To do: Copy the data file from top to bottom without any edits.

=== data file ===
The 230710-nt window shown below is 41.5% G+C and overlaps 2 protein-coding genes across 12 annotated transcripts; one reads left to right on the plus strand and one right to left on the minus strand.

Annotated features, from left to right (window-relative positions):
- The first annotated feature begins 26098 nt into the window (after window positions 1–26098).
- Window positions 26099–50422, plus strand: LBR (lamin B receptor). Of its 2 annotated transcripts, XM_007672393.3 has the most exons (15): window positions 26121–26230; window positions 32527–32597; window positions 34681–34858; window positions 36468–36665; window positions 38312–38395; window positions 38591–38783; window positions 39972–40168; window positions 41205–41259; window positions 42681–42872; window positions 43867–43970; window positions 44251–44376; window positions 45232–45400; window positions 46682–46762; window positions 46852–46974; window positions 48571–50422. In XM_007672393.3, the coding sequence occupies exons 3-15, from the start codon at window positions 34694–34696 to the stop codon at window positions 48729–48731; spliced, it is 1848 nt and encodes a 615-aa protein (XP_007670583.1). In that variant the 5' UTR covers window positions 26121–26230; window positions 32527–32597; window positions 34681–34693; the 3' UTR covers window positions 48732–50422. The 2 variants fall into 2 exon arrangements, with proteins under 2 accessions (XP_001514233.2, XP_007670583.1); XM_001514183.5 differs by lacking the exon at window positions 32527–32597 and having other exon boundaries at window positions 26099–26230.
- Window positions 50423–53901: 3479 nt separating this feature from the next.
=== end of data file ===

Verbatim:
The 230710-nt window shown below is 41.5% G+C and overlaps 2 protein-coding genes across 12 annotated transcripts; one reads left to right on the plus strand and one right to left on the minus strand.

Annotated features, from left to right (window-relative positions):
- The first annotated feature begins 26098 nt into the window (after window positions 1–26098).
- Window positions 26099–50422, plus strand: LBR (lamin B receptor). Of its 2 annotated transcripts, XM_007672393.3 has the most exons (15): window positions 26121–26230; window positions 32527–32597; window positions 34681–34858; window positions 36468–36665; window positions 38312–38395; window positions 38591–38783; window positions 39972–40168; window positions 41205–41259; window positions 42681–42872; window positions 43867–43970; window positions 44251–44376; window positions 45232–45400; window positions 46682–46762; window positions 46852–46974; window positions 48571–50422. In XM_007672393.3, the coding sequence occupies exons 3-15, from the start codon at window positions 34694–34696 to the stop codon at window positions 48729–48731; spliced, it is 1848 nt and encodes a 615-aa protein (XP_007670583.1). In that variant the 5' UTR covers window positions 26121–26230; window positions 32527–32597; window positions 34681–34693; the 3' UTR covers window positions 48732–50422. The 2 variants fall into 2 exon arrangements, with proteins under 2 accessions (XP_001514233.2, XP_007670583.1); XM_001514183.5 differs by lacking the exon at window positions 32527–32597 and having other exon boundaries at window positions 26099–26230.
- Window positions 50423–53901: 3479 nt separating this feature from the next.